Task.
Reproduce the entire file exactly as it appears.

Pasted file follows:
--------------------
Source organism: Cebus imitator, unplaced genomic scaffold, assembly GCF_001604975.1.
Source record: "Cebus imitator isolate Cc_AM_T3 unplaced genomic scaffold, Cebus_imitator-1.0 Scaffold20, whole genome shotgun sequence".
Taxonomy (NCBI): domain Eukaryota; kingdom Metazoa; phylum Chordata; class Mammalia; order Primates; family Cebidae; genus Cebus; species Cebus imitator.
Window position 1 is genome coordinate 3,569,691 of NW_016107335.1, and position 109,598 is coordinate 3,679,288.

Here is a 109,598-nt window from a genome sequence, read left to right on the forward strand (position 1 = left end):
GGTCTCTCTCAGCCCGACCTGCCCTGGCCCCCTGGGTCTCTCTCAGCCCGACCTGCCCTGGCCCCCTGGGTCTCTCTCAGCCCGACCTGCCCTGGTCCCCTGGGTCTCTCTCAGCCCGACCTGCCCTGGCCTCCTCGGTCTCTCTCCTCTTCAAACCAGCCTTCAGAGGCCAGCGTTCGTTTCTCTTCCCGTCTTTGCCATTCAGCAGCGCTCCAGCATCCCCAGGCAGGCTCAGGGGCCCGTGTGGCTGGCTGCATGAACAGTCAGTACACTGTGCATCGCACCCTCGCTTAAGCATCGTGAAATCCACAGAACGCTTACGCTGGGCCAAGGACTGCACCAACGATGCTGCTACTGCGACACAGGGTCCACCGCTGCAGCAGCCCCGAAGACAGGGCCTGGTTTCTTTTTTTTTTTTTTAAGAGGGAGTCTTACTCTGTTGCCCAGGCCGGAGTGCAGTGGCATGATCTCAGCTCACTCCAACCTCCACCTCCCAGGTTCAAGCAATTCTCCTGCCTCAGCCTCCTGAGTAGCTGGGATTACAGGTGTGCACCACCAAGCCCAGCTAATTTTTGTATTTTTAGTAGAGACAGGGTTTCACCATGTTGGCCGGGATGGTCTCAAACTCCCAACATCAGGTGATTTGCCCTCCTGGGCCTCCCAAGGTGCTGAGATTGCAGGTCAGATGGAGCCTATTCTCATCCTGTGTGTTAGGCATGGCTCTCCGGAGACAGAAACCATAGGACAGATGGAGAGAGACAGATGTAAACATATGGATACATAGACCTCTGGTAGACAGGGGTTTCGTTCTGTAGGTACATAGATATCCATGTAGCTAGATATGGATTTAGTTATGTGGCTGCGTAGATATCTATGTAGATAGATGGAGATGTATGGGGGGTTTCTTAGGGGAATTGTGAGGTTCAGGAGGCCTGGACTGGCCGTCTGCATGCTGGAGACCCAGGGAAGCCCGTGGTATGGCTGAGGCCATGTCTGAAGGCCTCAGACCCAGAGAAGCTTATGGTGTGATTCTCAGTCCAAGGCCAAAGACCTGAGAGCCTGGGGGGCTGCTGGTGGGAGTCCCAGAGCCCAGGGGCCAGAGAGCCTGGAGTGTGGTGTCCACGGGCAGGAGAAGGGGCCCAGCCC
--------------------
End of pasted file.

Source organism: Cebus imitator, unplaced genomic scaffold, assembly GCF_001604975.1.
Source record: "Cebus imitator isolate Cc_AM_T3 unplaced genomic scaffold, Cebus_imitator-1.0 Scaffold20, whole genome shotgun sequence".
Taxonomy (NCBI): domain Eukaryota; kingdom Metazoa; phylum Chordata; class Mammalia; order Primates; family Cebidae; genus Cebus; species Cebus imitator.
Window position 1 is genome coordinate 3,569,691 of NW_016107335.1, and position 109,598 is coordinate 3,679,288.

Here is a 109,598-nt window from a genome sequence, read left to right on the forward strand (position 1 = left end):
GGTCTCTCTCAGCCCGACCTGCCCTGGCCCCCTGGGTCTCTCTCAGCCCGACCTGCCCTGGCCCCCTGGGTCTCTCTCAGCCCGACCTGCCCTGGTCCCCTGGGTCTCTCTCAGCCCGACCTGCCCTGGCCTCCTCGGTCTCTCTCCTCTTCAAACCAGCCTTCAGAGGCCAGCGTTCGTTTCTCTTCCCGTCTTTGCCATTCAGCAGCGCTCCAGCATCCCCAGGCAGGCTCAGGGGCCCGTGTGGCTGGCTGCATGAACAGTCAGTACACTGTGCATCGCACCCTCGCTTAAGCATCGTGAAATCCACAGAACGCTTACGCTGGGCCAAGGACTGCACCAACGATGCTGCTACTGCGACACAGGGTCCACCGCTGCAGCAGCCCCGAAGACAGGGCCTGGTTTCTTTTTTTTTTTTTTAAGAGGGAGTCTTACTCTGTTGCCCAGGCCGGAGTGCAGTGGCATGATCTCAGCTCACTCCAACCTCCACCTCCCAGGTTCAAGCAATTCTCCTGCCTCAGCCTCCTGAGTAGCTGGGATTACAGGTGTGCACCACCAAGCCCAGCTAATTTTTGTATTTTTAGTAGAGACAGGGTTTCACCATGTTGGCCGGGATGGTCTCAAACTCCCAACATCAGGTGATTTGCCCTCCTGGGCCTCCCAAGGTGCTGAGATTGCAGGTCAGATGGAGCCTATTCTCATCCTGTGTGTTAGGCATGGCTCTCCGGAGACAGAAACCATAGGACAGATGGAGAGAGACAGATGTAAACATATGGATACATAGACCTCTGGTAGACAGGGGTTTCGTTCTGTAGGTACATAGATATCCATGTAGCTAGATATGGATTTAGTTATGTGGCTGCGTAGATATCTATGTAGATAGATGGAGATGTATGGGGGGTTTCTTAGGGGAATTGTGAGGTTCAGGAGGCCTGGACTGGCCGTCTGCATGCTGGAGACCCAGGGAAGCCCGTGGTATGGCTGAGGCCATGTCTGAAGGCCTCAGACCCAGAGAAGCTTATGGTGTGATTCTCAGTCCAAGGCCAAAGACCTGAGAGCCTGGGGGGCTGCTGGTGGGAGTCCCAGAGCCCAGGGGCCAGAGAGCCTGGAGTGTGGTGTCCACGGGCAGGAGAAGGGGCCCAGCCC